Ohio State University officials and former coach Jim Tressel appeared before an NCAA infractions committee for about four hours on Friday, answering questions related to a tattoo and memorabilia scandal that rocked the football program this summer.
The hearing at a downtown hotel began promptly at 8:30 a.m. and ended at about 12:30 p.m.
The NCAA committee is expected to take eight to 12 weeks before announcing whether the school will face additional penalties.
Ohio State athletic director Gene Smith addressed the media briefly after the hearing, saying the committee had "numerous relevant questions" about issues in the case.
He said university officials detailed their response to the allegations, including its reasons for self-imposed penalties that included forfeiting all wins from the 2010 season.
"Consistent with vacating the 2011 Sugar Bowl, and in addition to our previously announced corrective and punitive actions, we also shared with the committee our decision to forfeit our share of the Big Ten's payment for having played in that game," Smith said.
According to Smith, the university's share totaled $338,811.
Neither Smith nor any of the other officials took questions on Friday.
Ohio State was expected to make the case that Tressel alone among school officials broke NCAA bylaws when he learned some of his players had accepted improper benefits from a Columbus tattoo-parlor owner and then declined to tell Ohio State or NCAA officials for more than nine months.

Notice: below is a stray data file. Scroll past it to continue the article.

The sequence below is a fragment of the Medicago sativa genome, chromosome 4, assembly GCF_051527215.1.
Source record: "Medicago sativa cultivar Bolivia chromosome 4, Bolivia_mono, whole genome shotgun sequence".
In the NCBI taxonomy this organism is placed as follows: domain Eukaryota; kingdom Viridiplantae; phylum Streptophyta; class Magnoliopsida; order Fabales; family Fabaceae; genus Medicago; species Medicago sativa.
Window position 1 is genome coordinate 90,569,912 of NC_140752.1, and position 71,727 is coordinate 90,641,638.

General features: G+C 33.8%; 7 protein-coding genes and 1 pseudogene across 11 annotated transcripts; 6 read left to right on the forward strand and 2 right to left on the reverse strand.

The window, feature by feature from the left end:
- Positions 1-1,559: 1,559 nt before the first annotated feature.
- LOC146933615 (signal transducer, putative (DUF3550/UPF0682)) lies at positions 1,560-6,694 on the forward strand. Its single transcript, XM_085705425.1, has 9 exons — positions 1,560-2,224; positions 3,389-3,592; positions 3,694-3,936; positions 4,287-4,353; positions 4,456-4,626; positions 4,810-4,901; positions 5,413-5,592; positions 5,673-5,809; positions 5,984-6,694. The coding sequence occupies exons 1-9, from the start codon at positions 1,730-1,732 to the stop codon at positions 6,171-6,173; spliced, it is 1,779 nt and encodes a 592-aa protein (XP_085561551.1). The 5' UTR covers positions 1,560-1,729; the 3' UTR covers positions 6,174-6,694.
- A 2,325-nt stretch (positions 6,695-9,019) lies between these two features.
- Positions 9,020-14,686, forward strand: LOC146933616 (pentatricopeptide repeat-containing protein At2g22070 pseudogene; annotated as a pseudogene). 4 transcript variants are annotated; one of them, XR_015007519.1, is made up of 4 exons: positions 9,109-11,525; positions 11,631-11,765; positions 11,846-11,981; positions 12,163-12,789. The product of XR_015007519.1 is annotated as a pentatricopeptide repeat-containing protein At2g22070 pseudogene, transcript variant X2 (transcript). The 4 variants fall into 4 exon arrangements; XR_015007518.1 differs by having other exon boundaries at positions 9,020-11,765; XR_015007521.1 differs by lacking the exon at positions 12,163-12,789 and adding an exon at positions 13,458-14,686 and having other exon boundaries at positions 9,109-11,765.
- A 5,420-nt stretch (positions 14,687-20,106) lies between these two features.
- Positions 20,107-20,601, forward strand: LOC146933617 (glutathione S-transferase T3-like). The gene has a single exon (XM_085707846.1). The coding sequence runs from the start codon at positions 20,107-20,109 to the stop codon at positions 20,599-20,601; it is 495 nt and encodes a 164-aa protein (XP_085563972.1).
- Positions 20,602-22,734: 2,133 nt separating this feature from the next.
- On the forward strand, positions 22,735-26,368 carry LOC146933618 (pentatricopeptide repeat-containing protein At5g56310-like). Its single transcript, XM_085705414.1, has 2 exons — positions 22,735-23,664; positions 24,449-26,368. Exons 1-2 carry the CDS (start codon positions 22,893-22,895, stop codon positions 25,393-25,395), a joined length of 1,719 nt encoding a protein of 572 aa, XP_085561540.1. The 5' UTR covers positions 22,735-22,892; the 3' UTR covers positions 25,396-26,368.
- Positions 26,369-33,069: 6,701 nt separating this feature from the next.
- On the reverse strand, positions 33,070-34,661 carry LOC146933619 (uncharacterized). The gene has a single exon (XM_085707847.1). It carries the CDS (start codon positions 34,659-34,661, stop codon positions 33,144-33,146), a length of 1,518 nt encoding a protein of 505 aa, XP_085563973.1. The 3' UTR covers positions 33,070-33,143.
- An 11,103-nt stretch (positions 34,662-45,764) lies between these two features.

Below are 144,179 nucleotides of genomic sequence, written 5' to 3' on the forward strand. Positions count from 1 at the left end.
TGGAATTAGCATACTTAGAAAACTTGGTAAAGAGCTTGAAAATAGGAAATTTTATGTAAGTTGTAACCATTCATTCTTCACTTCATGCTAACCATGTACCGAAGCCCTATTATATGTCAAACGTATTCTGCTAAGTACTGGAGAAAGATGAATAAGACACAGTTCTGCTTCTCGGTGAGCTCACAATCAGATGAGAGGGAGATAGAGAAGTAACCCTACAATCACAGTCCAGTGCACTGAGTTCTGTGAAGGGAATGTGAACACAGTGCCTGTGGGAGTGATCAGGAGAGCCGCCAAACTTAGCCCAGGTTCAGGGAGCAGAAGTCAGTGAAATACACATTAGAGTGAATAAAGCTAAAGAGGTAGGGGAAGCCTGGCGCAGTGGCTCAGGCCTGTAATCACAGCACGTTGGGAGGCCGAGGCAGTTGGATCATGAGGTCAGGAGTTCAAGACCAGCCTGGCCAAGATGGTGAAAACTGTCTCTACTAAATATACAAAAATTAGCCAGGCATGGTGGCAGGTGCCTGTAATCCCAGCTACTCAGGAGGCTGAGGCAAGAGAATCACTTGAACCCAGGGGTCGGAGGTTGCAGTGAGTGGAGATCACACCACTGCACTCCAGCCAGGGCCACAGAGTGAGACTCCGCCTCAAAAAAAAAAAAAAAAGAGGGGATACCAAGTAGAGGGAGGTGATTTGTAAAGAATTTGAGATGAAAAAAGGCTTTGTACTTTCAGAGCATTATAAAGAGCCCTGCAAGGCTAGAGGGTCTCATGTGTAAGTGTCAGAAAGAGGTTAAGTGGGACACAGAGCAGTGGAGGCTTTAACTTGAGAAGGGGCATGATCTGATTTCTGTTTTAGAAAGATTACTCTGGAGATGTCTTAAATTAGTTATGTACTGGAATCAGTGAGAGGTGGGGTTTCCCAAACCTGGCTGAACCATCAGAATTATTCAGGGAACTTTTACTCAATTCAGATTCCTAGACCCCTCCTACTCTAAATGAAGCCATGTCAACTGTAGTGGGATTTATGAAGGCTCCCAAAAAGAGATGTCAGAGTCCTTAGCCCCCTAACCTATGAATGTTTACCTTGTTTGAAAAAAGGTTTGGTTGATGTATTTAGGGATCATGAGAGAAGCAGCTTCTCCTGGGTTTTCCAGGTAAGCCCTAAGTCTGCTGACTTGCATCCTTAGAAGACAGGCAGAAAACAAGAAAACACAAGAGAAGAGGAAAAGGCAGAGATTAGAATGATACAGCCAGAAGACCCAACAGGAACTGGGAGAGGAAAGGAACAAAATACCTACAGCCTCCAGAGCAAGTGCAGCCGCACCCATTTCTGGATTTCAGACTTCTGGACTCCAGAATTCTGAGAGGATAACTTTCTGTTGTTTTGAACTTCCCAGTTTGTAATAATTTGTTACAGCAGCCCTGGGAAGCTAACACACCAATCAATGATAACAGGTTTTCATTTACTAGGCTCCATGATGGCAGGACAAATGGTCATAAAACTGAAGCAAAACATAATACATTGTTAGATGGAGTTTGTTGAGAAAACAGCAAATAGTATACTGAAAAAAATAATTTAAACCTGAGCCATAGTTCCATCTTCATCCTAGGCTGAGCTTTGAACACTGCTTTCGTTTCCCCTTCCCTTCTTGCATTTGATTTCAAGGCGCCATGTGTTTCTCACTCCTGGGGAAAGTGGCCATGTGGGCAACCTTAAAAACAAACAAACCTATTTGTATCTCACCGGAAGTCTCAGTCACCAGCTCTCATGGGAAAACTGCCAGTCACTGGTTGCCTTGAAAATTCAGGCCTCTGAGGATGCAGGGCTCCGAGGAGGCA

Tressel and his attorney attended Friday's hearing voluntarily. Although Tressel did not speak to the media, he issued a statement that said he had an open and constructive exchange with the committee.
He also issued another apology to Ohio State fans.
"Again, I would like to apologize to the Buckeye Nation, most especially to the players, staff and fans who remain so dear to me," the statement read.
University president Gordon Gee and current head coach Luke Fickell also attended the hearing. Neither spoke afterward.
Through a statement issued Friday by the university, Gee said the committee treated the Ohio State contingent fairly and allowed its members time to share perspective.
"Throughout, we have been determined to do what is right in responding to the information we discovered," the statement read. "As we move forward, I am committed to ensuring that The Ohio State University is a model for other colleges and universities. Our institution expects nothing less."
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